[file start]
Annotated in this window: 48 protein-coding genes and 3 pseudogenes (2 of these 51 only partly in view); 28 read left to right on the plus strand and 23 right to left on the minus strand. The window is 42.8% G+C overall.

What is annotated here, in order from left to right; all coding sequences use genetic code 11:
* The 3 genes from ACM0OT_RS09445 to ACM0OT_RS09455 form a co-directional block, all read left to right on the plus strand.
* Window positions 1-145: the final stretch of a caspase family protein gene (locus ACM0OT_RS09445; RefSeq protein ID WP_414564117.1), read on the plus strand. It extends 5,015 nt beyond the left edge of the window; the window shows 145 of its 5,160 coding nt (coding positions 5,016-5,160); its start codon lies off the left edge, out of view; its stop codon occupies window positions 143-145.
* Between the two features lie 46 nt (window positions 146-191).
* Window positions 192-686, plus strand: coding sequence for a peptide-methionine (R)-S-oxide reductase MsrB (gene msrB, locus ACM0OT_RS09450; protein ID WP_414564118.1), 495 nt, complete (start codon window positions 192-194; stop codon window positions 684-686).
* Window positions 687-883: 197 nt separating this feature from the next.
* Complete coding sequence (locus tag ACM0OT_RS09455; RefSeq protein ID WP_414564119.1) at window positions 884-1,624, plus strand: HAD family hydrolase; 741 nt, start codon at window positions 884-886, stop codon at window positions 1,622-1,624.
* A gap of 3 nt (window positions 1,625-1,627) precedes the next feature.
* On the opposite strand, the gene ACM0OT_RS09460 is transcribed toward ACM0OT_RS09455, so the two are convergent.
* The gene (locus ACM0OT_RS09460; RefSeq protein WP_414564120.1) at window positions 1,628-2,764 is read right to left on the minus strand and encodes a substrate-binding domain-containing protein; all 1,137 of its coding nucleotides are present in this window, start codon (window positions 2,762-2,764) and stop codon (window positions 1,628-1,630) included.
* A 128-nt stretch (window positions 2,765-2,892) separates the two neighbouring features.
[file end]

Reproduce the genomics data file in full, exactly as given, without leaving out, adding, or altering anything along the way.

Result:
Annotated in this window: 48 protein-coding genes and 3 pseudogenes (2 of these 51 only partly in view); 28 read left to right on the plus strand and 23 right to left on the minus strand. The window is 42.8% G+C overall.

What is annotated here, in order from left to right; all coding sequences use genetic code 11:
* The 3 genes from ACM0OT_RS09445 to ACM0OT_RS09455 form a co-directional block, all read left to right on the plus strand.
* Window positions 1-145: the final stretch of a caspase family protein gene (locus ACM0OT_RS09445; RefSeq protein ID WP_414564117.1), read on the plus strand. It extends 5,015 nt beyond the left edge of the window; the window shows 145 of its 5,160 coding nt (coding positions 5,016-5,160); its start codon lies off the left edge, out of view; its stop codon occupies window positions 143-145.
* Between the two features lie 46 nt (window positions 146-191).
* Window positions 192-686, plus strand: coding sequence for a peptide-methionine (R)-S-oxide reductase MsrB (gene msrB, locus ACM0OT_RS09450; protein ID WP_414564118.1), 495 nt, complete (start codon window positions 192-194; stop codon window positions 684-686).
* Window positions 687-883: 197 nt separating this feature from the next.
* Complete coding sequence (locus tag ACM0OT_RS09455; RefSeq protein ID WP_414564119.1) at window positions 884-1,624, plus strand: HAD family hydrolase; 741 nt, start codon at window positions 884-886, stop codon at window positions 1,622-1,624.
* A gap of 3 nt (window positions 1,625-1,627) precedes the next feature.
* On the opposite strand, the gene ACM0OT_RS09460 is transcribed toward ACM0OT_RS09455, so the two are convergent.
* The gene (locus ACM0OT_RS09460; RefSeq protein WP_414564120.1) at window positions 1,628-2,764 is read right to left on the minus strand and encodes a substrate-binding domain-containing protein; all 1,137 of its coding nucleotides are present in this window, start codon (window positions 2,762-2,764) and stop codon (window positions 1,628-1,630) included.
* A 128-nt stretch (window positions 2,765-2,892) separates the two neighbouring features.